Validated alternative methods are those which relevance (scientific basis and predictive ability of the test system) and reproducibility (reproducibility of test results obtained within a laboratory and among laboratories) have been established for a particular purpose. An alternative method for the replacement of a test conducted on animals is a combination of a test system, and a prediction model. The test system generates a number of physico-chemical data or in vitro data for the chemical substance of interest. The prediction model or data interpretation procedure is an unambiguous algorithm to convert these data to predict in vivo toxicology results, called in animals or humans.

The criteria and procedures for validating methods have been developed and implemented in Europe by the ECVAM - European Centre for the Validation of Alternative Methods and its independent Committee ESAC - European Scientific Advisory Committee, in the United States by the ICCVAM - Interagency Coordinating Committee on the Validation of Alternative Methods, in Japan by the JaCVAM - Japanese Centre for the Validation of Alternative Methods and internationally by the OECD - Organization for Economic Co-Operation and Development.

The main objective of this validation body is to promote the scientific and regulatory acceptance of alternative methods through research, development and validation of new tests, aiming to contribute for the principle of the 3Rs (Reduction, Refinement and Replacement of animal tests).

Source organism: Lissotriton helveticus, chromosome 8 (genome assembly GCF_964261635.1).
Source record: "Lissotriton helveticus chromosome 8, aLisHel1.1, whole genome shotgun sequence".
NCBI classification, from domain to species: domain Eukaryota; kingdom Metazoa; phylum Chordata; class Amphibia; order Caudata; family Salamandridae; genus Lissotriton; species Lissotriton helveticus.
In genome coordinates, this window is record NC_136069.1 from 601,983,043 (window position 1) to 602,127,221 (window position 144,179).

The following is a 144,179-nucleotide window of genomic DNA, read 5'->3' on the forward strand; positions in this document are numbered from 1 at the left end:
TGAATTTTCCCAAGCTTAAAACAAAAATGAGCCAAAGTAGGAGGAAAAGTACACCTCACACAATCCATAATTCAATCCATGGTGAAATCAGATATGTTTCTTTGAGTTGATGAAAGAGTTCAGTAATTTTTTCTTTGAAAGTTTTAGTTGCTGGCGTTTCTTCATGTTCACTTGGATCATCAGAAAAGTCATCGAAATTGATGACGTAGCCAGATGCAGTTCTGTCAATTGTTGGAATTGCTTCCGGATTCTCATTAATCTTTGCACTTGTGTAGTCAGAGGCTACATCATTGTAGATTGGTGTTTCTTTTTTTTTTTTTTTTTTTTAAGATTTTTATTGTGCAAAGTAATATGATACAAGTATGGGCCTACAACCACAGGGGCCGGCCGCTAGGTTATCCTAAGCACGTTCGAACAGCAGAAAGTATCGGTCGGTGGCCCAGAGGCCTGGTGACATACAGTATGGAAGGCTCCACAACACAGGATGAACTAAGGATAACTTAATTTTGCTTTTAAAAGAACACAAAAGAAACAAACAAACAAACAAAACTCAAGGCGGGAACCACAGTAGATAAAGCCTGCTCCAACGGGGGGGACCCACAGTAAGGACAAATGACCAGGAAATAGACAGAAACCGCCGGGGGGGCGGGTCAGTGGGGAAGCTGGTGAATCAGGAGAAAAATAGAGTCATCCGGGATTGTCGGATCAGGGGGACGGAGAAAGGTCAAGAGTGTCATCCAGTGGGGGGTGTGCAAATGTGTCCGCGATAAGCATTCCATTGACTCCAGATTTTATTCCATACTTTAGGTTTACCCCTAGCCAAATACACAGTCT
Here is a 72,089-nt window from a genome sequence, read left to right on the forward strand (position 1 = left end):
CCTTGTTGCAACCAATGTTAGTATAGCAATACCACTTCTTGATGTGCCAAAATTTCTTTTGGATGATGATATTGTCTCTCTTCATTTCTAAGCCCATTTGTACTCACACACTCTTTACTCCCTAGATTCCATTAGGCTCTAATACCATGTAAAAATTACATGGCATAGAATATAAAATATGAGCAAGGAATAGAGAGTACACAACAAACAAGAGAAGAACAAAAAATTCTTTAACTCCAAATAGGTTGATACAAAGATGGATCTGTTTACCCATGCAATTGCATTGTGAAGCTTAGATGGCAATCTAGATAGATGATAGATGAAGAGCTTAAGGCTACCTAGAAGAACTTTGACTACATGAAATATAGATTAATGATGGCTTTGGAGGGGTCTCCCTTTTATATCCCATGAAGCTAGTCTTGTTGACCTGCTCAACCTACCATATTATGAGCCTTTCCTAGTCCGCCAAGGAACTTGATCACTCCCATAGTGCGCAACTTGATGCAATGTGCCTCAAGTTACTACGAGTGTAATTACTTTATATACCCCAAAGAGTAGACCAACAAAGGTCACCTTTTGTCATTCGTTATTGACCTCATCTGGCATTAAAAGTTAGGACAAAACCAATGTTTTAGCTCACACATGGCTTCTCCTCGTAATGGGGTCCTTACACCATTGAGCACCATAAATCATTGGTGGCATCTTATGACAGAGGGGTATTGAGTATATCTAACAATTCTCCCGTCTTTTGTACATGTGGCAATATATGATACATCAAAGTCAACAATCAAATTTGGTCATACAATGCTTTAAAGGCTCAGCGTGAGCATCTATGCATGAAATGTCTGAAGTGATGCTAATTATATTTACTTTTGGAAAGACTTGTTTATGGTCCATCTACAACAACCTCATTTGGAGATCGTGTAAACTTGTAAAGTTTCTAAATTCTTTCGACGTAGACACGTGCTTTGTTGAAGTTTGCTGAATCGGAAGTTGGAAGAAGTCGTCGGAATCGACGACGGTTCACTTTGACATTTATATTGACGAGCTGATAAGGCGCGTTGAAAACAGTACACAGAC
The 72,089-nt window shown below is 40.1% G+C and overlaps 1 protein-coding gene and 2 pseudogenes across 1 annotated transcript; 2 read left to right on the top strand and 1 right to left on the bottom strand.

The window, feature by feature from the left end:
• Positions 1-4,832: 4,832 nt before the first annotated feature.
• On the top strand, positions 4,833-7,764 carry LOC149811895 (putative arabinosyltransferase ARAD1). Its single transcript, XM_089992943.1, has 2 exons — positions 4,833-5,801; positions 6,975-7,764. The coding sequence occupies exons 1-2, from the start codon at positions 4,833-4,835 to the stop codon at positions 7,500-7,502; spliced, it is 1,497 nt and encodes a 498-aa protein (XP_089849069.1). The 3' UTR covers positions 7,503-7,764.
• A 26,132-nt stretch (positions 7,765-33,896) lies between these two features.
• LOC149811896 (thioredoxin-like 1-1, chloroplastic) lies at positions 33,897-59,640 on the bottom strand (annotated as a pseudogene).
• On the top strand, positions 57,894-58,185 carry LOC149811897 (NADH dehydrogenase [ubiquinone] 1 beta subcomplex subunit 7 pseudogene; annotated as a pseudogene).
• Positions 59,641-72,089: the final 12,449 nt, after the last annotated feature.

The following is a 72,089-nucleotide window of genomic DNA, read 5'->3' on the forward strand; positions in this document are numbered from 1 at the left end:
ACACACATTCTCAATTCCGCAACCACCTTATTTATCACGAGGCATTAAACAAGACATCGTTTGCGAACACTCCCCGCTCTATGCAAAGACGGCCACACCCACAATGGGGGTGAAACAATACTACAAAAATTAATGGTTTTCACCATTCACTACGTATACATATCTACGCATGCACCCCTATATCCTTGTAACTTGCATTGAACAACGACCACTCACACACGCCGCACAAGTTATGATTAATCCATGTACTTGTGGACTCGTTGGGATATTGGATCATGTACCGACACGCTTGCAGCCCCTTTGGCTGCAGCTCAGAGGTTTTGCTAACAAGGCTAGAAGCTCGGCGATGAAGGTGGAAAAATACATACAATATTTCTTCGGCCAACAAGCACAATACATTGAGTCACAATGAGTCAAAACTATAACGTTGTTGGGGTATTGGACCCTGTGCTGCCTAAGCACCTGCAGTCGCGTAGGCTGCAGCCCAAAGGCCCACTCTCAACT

Before an alternative method is officially accepted by the regulatory agencies, it is essential that the validity of the new methods be demonstrated in an independent validation and scientifically accurate program. However, until 1990 there was no scientific approach on the subject or a guide of the regulatory agencies for the experimental validation of in vitro toxicity tests. During the second validation workshop, held in Amden in 1994 and chaired by ECVAM, essential elements for the validation process were defined. In 1995/96 the validation procedure of ECVAM was officially accepted by the member-countries of the European Union and by the international official agencies such as the American agencies and the OECD. The concept of validation was immediately installed and, in 1998, the NRU 3T3 phototoxicity in vitro test was the first experiment successfully validated using this concept. Today there are several other valid and in process of validation methods and a few that have been validated and approved by international regulatory agencies (Eskes et al., 2005).